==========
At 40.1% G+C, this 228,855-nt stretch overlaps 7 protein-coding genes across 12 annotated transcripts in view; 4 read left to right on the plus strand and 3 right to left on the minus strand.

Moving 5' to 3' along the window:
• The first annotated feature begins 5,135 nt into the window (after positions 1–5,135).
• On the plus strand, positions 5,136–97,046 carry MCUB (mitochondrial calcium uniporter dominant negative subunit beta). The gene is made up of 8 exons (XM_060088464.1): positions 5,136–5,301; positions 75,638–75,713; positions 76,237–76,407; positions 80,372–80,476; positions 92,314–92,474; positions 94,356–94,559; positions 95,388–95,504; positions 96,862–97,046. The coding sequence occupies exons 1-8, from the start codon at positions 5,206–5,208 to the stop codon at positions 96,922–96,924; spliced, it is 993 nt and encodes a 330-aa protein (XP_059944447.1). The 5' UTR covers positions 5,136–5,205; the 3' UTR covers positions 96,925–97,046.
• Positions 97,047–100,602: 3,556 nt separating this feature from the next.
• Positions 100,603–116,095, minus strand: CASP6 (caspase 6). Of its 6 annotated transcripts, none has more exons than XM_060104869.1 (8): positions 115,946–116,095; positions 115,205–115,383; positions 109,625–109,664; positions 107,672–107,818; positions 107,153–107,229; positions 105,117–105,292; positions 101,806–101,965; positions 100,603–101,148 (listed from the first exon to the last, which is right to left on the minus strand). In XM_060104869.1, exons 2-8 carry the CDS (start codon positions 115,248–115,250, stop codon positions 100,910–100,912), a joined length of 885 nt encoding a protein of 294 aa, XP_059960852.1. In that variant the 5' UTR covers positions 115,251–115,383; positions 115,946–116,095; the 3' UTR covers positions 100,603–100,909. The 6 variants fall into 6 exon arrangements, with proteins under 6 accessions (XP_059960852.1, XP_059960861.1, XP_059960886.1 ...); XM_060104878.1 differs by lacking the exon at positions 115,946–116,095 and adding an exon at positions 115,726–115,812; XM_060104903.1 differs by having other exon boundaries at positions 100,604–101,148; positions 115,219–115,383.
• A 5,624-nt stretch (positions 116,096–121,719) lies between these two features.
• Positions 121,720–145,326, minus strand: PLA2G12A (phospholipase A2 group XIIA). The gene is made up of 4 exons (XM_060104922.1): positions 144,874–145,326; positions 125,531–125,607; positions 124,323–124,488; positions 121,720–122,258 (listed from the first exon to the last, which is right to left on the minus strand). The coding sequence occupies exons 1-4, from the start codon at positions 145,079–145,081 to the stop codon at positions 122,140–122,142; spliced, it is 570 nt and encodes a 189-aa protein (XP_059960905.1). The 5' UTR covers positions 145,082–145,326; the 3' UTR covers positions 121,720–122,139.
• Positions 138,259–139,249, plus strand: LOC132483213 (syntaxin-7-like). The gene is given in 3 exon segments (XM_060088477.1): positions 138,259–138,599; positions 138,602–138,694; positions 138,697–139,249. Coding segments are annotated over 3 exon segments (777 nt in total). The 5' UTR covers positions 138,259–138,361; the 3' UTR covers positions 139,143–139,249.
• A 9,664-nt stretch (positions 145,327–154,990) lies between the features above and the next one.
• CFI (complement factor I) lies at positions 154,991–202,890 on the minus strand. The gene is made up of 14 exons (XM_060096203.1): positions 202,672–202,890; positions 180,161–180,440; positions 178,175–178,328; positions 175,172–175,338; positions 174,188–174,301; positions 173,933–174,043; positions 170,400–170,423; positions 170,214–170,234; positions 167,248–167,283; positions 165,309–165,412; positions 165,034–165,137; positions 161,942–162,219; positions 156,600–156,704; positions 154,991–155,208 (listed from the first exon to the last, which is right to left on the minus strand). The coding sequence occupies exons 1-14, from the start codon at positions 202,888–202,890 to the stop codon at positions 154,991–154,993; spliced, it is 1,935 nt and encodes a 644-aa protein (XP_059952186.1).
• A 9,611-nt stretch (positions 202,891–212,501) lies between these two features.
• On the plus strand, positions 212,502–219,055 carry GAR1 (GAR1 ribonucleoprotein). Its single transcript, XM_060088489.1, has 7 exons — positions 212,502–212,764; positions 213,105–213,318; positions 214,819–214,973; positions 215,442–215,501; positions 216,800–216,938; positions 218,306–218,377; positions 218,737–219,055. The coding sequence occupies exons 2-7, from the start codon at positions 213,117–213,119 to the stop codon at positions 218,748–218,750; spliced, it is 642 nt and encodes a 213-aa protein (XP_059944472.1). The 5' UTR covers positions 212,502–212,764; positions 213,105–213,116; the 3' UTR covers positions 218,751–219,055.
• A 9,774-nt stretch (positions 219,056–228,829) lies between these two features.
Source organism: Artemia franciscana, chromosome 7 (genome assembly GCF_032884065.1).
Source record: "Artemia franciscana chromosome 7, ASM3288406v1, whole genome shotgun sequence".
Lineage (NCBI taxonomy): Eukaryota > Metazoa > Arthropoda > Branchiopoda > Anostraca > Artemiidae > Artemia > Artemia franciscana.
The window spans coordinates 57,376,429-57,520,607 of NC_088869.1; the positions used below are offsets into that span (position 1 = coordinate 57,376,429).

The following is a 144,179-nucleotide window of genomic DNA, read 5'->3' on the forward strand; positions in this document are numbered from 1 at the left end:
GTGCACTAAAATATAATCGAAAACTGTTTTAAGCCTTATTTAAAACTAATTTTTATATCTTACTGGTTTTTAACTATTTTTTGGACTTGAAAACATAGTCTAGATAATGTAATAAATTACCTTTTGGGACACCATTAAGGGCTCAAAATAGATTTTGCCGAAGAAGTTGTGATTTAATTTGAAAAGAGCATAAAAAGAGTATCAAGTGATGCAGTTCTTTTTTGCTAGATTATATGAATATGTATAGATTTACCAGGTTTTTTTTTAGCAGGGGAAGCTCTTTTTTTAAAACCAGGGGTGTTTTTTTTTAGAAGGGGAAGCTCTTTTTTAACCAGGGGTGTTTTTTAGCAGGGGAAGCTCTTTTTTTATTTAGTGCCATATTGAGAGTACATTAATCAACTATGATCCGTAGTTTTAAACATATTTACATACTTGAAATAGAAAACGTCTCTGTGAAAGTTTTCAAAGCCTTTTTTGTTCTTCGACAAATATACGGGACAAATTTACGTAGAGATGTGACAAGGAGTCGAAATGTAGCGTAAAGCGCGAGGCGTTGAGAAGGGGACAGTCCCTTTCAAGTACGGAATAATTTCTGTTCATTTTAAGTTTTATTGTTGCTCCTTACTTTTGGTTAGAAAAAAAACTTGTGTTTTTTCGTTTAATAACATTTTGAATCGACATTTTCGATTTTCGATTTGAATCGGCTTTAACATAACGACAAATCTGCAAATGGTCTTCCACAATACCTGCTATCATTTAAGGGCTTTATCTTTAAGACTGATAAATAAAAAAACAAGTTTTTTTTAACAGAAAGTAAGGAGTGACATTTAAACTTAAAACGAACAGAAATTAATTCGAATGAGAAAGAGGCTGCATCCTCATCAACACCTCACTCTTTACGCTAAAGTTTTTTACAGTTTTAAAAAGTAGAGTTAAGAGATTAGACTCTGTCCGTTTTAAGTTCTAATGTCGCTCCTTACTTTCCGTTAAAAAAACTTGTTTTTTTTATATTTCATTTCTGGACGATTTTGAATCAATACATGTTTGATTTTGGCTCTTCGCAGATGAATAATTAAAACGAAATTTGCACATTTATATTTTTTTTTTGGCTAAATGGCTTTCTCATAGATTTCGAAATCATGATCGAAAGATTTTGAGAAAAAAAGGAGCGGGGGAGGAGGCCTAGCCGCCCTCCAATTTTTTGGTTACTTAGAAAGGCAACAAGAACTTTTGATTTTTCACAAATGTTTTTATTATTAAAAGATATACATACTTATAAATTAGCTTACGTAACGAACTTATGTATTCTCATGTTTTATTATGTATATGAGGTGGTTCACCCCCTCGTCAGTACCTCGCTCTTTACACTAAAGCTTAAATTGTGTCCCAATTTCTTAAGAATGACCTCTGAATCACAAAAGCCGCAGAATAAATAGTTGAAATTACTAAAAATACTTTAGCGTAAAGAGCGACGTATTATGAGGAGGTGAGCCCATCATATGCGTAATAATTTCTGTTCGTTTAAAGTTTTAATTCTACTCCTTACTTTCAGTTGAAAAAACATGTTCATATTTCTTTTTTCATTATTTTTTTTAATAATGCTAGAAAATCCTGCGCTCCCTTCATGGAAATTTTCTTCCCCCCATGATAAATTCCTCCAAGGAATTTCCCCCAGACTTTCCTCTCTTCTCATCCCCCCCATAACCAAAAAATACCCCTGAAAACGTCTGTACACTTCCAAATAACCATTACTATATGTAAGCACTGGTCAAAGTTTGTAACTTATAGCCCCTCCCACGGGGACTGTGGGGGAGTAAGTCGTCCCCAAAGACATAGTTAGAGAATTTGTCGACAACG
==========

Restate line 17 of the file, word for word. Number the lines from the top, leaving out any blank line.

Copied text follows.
Lineage (NCBI taxonomy): Eukaryota > Metazoa > Arthropoda > Branchiopoda > Anostraca > Artemiidae > Artemia > Artemia franciscana.